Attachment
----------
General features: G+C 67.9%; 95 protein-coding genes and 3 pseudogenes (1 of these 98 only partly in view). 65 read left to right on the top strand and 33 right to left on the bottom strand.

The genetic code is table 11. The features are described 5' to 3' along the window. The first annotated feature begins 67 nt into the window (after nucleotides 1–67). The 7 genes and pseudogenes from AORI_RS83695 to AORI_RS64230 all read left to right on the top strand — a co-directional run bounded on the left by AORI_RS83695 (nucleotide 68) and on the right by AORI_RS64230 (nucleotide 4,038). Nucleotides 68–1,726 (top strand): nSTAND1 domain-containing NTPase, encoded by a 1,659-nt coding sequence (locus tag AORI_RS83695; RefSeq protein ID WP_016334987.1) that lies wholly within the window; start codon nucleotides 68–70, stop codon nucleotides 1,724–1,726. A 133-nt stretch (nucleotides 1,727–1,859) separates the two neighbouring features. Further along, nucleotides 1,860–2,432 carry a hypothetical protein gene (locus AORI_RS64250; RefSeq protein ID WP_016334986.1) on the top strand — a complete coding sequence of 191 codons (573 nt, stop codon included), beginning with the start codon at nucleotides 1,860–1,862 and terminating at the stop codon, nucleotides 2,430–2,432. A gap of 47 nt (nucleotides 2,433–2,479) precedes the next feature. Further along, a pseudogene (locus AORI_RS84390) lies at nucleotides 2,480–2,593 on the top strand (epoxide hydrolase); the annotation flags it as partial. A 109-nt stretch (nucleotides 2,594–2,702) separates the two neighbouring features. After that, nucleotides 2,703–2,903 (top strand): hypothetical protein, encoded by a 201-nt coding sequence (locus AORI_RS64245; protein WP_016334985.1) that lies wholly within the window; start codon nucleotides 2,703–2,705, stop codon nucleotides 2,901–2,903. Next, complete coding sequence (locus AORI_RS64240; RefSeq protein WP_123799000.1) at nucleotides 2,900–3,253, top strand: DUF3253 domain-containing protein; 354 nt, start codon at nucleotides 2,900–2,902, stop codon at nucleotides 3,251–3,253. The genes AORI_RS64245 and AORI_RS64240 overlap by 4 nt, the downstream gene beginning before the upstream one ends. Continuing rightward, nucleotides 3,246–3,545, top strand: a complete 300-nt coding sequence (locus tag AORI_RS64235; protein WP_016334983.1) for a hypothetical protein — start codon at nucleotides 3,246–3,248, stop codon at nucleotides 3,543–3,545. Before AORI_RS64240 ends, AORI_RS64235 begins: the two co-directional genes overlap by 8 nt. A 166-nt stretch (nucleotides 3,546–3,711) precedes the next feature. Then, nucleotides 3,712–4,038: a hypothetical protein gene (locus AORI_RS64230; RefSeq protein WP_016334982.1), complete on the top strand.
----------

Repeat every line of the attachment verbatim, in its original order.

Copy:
General features: G+C 67.9%; 95 protein-coding genes and 3 pseudogenes (1 of these 98 only partly in view). 65 read left to right on the top strand and 33 right to left on the bottom strand.

The genetic code is table 11. The features are described 5' to 3' along the window. The first annotated feature begins 67 nt into the window (after nucleotides 1–67). The 7 genes and pseudogenes from AORI_RS83695 to AORI_RS64230 all read left to right on the top strand — a co-directional run bounded on the left by AORI_RS83695 (nucleotide 68) and on the right by AORI_RS64230 (nucleotide 4,038). Nucleotides 68–1,726 (top strand): nSTAND1 domain-containing NTPase, encoded by a 1,659-nt coding sequence (locus tag AORI_RS83695; RefSeq protein ID WP_016334987.1) that lies wholly within the window; start codon nucleotides 68–70, stop codon nucleotides 1,724–1,726. A 133-nt stretch (nucleotides 1,727–1,859) separates the two neighbouring features. Further along, nucleotides 1,860–2,432 carry a hypothetical protein gene (locus AORI_RS64250; RefSeq protein ID WP_016334986.1) on the top strand — a complete coding sequence of 191 codons (573 nt, stop codon included), beginning with the start codon at nucleotides 1,860–1,862 and terminating at the stop codon, nucleotides 2,430–2,432. A gap of 47 nt (nucleotides 2,433–2,479) precedes the next feature. Further along, a pseudogene (locus AORI_RS84390) lies at nucleotides 2,480–2,593 on the top strand (epoxide hydrolase); the annotation flags it as partial. A 109-nt stretch (nucleotides 2,594–2,702) separates the two neighbouring features. After that, nucleotides 2,703–2,903 (top strand): hypothetical protein, encoded by a 201-nt coding sequence (locus AORI_RS64245; protein WP_016334985.1) that lies wholly within the window; start codon nucleotides 2,703–2,705, stop codon nucleotides 2,901–2,903. Next, complete coding sequence (locus AORI_RS64240; RefSeq protein WP_123799000.1) at nucleotides 2,900–3,253, top strand: DUF3253 domain-containing protein; 354 nt, start codon at nucleotides 2,900–2,902, stop codon at nucleotides 3,251–3,253. The genes AORI_RS64245 and AORI_RS64240 overlap by 4 nt, the downstream gene beginning before the upstream one ends. Continuing rightward, nucleotides 3,246–3,545, top strand: a complete 300-nt coding sequence (locus tag AORI_RS64235; protein WP_016334983.1) for a hypothetical protein — start codon at nucleotides 3,246–3,248, stop codon at nucleotides 3,543–3,545. Before AORI_RS64240 ends, AORI_RS64235 begins: the two co-directional genes overlap by 8 nt. A 166-nt stretch (nucleotides 3,546–3,711) precedes the next feature. Then, nucleotides 3,712–4,038: a hypothetical protein gene (locus AORI_RS64230; RefSeq protein WP_016334982.1), complete on the top strand.